Kenya is set to reduce its dependence on food imports by $200 million (Sh26 billion) every year following the signing of a deal with British-based investment group United Green Group (UG).
Under the agreement, the group will deliver Agri-fin-tech services for rural communities, high-productivity climate-smart farming and state-of-the-art agro-industrial facilities over the next five years.
This comes at a time Kenya’s food imports bill in the first nine months of last year hit a record high since 2017 driven by a major drop in local production due to prolonged drought.
“The investment will support the Kenyan Government’s strong commitment to agricultural transformation, increased productivity and output, and inclusive growth of local agriculture and associated industries,” said Trade Cabinet Secretary Moses Kuria.
The deal via a local joint venture with Kenyan company Victoria Green Invest will adopt a rigorous development in agriculture targeted at contributing materially to food security in the region.
It is expected that high-value crops such as rice, cotton, sunflower, soybean and maize will generate foreign exchange with a focus on feeding local consumer and industry demand.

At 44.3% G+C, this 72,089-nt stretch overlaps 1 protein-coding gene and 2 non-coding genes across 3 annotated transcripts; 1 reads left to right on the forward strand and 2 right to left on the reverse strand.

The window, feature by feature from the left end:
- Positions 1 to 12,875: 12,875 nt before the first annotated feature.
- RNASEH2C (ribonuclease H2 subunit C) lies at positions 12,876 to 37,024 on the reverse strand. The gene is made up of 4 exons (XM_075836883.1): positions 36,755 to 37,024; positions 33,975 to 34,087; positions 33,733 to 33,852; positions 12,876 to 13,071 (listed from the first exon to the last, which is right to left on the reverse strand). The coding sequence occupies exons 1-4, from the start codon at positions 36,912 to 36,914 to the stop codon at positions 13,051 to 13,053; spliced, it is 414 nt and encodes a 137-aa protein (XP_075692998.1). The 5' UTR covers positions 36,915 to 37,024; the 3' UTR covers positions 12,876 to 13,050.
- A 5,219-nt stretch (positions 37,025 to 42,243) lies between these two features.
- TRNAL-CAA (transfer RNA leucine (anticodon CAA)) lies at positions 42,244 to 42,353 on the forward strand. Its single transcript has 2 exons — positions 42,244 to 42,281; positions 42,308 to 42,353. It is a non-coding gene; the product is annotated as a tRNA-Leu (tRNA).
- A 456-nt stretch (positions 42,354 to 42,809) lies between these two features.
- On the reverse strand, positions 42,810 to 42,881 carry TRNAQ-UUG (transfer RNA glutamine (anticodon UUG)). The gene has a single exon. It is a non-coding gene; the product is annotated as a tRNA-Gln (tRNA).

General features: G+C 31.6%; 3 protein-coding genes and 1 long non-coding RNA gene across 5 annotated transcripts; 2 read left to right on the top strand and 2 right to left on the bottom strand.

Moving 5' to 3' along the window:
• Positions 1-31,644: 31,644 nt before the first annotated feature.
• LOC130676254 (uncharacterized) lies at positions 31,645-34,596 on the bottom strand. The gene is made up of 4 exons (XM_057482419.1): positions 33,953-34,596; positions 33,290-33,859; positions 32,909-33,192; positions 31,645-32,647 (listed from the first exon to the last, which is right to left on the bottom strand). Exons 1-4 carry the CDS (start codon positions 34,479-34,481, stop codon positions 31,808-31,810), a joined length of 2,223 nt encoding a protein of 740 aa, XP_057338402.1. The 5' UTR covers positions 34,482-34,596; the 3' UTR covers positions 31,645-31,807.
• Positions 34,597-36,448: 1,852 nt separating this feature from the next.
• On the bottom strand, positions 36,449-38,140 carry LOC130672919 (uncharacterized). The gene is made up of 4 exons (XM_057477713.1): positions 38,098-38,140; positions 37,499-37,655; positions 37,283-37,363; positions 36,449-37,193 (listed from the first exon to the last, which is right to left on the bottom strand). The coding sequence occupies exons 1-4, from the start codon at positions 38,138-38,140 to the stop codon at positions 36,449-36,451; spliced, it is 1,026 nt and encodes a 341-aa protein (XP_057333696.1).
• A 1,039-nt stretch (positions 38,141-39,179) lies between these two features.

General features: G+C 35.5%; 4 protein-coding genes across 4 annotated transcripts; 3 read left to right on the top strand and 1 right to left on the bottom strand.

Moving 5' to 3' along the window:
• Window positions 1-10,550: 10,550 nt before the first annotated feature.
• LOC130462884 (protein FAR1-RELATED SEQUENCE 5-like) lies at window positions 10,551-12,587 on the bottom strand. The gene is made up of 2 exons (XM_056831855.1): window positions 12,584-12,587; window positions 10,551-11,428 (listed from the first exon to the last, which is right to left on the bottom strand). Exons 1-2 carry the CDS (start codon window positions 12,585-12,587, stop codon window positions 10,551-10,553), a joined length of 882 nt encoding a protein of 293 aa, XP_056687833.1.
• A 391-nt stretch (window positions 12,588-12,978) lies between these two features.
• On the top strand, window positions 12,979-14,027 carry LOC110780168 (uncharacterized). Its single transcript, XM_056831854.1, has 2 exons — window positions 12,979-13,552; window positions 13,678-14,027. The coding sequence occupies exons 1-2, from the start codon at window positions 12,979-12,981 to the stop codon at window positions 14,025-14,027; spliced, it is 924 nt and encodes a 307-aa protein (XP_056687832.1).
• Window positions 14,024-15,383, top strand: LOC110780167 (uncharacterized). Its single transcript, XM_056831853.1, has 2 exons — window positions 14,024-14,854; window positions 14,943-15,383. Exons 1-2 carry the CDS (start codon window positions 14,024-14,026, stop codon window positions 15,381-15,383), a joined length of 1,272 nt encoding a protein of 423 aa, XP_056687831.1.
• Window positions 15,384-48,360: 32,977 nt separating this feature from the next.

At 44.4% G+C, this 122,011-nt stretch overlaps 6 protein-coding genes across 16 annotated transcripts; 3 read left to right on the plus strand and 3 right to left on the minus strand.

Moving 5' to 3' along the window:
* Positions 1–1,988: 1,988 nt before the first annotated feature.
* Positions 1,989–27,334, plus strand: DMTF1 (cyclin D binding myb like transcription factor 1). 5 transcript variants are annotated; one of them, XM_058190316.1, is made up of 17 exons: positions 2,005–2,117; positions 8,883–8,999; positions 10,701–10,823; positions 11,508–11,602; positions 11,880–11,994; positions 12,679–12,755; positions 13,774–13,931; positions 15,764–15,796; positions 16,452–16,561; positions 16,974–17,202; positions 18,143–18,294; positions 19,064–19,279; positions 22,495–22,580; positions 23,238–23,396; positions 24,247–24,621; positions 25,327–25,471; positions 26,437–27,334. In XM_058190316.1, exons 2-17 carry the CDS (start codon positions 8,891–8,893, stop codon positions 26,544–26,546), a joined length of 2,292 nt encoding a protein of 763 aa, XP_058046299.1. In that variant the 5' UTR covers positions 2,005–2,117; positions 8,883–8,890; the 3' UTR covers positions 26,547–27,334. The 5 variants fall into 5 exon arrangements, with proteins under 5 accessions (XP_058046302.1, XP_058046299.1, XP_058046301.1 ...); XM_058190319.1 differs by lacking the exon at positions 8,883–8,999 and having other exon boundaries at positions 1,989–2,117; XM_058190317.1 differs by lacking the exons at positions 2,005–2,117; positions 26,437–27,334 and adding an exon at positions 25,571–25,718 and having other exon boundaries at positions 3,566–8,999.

The deal was signed between Mr Kuria, Kisumu County Governor, Prof Peter Anyang’ Nyong’o, and United Green Group Chief Investment Officer Albrecht Frischenschlager.
“We are proud to have found such committed foundation partners and identified potential additional partnerships with international DFI’s and look forward to building a national champion business in the sector together,” said Mr Frischenschlager.
The latest data from the Kenya National Bureau of Statistics (KNBS) shows that Kenya’s food import bill rose 18 percent to Sh183.93 billion in nine months from Sh155.42 in a corresponding period in 2021.
This is the highest figure recorded in a year’s first nine months since 2017 when the bill stood at Sh185.22 billion pointing to heightened food imports during the election period.